Biscuit Matching

Create a matching game based on common elements of the books. Ask each student to choose one thing from the book to draw. Examples include the little girl, Biscuit, dog treats or the words "woof, woof." After completing the drawing on a small, square piece of paper, each student should make an exact copy of their picture on another sheet of paper. (You can also copy their drawings at the copy machine if time is an issue.) Combine all pictures to create a deck of cards for a memory matching game. Students can take turns playing the game and finding matching pictures drawn by classmates. Not only will you extend the stories, but kids will work on drawing, matching and memory skills.

I Love School Collage

Biscuit is a smart, curious puppy who always looks for ways to discover new things. In Biscuit Loves School readers learn about all the things Biscuit likes about learning. Help students show off what they love about school with a classroom collage. Cut a large piece of paper or use a sheet of poster board for the background. Include the title "Woof, Woof (that means I Love School)!" on the top of the paper. Give students catalogs of school supplies and decorations along with children's magazines and old book order forms to use for the project. Ask each student to cut out five pictures that show their favorite things about school and one thing that shows something Biscuit loves. If they can't find a picture in the materials, they can draw one. Allow everyone to hang their pictures on the large piece of paper and display your collage in the hallway.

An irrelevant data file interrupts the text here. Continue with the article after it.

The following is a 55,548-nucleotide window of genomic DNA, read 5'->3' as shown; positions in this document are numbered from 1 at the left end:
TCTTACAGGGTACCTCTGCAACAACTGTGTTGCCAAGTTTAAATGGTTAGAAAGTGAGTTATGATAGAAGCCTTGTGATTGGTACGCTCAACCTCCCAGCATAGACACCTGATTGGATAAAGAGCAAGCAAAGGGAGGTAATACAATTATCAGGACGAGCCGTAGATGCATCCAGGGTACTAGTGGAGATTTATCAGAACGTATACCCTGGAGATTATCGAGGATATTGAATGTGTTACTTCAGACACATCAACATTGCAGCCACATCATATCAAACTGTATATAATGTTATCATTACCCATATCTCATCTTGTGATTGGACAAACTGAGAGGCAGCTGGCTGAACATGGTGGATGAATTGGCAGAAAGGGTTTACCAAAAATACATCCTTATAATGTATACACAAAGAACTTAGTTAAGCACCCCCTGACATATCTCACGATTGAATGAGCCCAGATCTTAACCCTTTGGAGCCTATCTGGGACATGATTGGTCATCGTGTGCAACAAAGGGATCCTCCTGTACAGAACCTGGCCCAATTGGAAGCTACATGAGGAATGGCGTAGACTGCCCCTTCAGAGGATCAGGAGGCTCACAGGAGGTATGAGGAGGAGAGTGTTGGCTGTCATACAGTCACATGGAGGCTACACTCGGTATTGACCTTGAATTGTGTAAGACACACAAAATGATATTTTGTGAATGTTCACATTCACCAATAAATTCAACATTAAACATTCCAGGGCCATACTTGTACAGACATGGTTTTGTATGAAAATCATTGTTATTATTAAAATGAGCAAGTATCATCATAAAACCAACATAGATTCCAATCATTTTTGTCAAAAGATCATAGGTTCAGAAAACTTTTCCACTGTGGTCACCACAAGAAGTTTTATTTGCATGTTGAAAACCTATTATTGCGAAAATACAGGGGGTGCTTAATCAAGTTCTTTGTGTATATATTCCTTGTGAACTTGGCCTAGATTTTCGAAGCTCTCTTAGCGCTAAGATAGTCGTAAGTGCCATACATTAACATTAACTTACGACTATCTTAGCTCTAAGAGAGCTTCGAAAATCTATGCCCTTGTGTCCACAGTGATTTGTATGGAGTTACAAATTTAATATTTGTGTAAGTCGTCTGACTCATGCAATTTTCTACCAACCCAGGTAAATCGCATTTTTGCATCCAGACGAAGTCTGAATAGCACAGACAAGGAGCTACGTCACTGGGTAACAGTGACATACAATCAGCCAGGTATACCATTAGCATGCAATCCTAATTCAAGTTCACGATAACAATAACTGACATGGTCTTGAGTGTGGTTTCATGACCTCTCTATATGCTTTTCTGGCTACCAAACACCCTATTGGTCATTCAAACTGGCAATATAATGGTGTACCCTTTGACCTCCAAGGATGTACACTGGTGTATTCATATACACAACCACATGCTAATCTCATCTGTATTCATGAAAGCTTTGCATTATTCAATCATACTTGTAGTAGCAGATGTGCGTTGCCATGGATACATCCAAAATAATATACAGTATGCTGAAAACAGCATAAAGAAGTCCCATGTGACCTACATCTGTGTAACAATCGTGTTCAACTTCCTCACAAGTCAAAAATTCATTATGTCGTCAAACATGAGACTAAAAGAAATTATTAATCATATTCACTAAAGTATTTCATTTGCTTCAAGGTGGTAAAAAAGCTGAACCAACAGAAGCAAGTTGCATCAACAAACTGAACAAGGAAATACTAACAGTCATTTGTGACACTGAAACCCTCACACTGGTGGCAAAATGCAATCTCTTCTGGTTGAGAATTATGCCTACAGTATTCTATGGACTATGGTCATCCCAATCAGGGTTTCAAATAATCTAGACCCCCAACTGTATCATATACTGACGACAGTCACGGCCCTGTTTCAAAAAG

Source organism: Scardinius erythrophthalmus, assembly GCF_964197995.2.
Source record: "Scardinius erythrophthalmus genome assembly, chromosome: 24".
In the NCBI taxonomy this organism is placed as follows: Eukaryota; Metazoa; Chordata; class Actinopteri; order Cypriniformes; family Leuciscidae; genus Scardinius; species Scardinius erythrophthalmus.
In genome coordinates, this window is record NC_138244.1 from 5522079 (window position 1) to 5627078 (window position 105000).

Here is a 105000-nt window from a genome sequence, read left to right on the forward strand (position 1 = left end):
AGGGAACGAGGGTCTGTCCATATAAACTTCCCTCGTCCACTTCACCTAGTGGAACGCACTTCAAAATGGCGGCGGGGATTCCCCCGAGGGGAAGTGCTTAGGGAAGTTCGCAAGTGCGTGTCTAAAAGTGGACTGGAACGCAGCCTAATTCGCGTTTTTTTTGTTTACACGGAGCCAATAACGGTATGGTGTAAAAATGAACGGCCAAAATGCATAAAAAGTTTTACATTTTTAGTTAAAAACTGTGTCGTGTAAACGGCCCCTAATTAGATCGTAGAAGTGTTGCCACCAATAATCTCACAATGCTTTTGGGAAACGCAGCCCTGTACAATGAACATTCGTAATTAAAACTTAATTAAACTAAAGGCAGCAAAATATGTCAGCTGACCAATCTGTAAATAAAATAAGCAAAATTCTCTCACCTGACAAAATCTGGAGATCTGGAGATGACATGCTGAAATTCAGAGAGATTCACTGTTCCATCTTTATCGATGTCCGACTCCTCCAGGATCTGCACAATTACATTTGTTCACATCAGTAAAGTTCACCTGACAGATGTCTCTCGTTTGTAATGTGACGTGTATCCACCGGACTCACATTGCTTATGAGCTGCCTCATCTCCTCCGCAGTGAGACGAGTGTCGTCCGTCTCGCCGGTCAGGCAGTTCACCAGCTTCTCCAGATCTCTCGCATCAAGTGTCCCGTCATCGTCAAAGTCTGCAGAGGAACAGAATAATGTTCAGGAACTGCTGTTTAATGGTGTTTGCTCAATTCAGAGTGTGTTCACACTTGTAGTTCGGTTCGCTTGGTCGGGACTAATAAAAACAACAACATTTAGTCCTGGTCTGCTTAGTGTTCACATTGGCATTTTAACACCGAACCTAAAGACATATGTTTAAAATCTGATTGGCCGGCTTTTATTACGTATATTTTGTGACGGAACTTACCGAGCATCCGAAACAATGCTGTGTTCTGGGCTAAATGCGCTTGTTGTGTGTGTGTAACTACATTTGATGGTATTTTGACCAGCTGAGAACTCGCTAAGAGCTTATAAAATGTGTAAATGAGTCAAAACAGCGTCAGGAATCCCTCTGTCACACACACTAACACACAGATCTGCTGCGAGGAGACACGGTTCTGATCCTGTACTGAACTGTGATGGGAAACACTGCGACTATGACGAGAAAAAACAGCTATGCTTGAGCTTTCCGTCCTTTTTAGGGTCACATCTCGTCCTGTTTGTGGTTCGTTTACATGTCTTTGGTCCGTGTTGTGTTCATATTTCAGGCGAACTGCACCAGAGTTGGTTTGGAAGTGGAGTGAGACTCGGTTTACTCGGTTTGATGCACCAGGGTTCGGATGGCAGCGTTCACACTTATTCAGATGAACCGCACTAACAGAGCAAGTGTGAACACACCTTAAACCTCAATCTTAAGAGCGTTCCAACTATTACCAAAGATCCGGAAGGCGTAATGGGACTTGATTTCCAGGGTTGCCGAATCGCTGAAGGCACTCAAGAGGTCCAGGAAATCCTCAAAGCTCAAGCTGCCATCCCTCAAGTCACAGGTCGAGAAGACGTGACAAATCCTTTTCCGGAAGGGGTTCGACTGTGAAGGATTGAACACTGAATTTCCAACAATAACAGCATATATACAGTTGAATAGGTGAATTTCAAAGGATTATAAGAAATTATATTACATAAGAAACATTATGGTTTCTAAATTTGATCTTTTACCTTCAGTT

Activities for Home

A good way to come up with activities at home is to focus on each individual book. In each book, Biscuit and the little girl do activities that involve normal childhood experiences. Any of these activities adapts to the classroom with a few modifications like the providing enough materials for the whole class.

Easter Egg Fun

In Happy Easter, Biscuit! the little girl and Biscuit hunt for Easter eggs, which is a great activity to do following a reading of this book. Make the egg hunt family-friendly by assigning each sibling one color of eggs to find. Let the kids take turns hiding the eggs for the rest of the family to find. When you've had enough hiding and finding, sit down and see if you can decorate real or plastic eggs to match the ones in the book. Use stickers, markers or dye to recreate your favorite patterns from Biscuit's Easter eggs.

Sort and Recycle Game

After reading Biscuit's Earth Day Celebration, get kids excited about caring for the planet with ideas from the book's author available in a PDF printable. Create a recycling game using a few empty buckets or boxes and some assorted recyclables. Make a pile in the center of a room that includes clean plastic bottles, paper goods, glass baby food jars, cardboard boxes and other recyclable materials. Label each box for one type of material like "paper" or "plastic." Challenge your child to sort the recyclables into the right containers within a given time limit.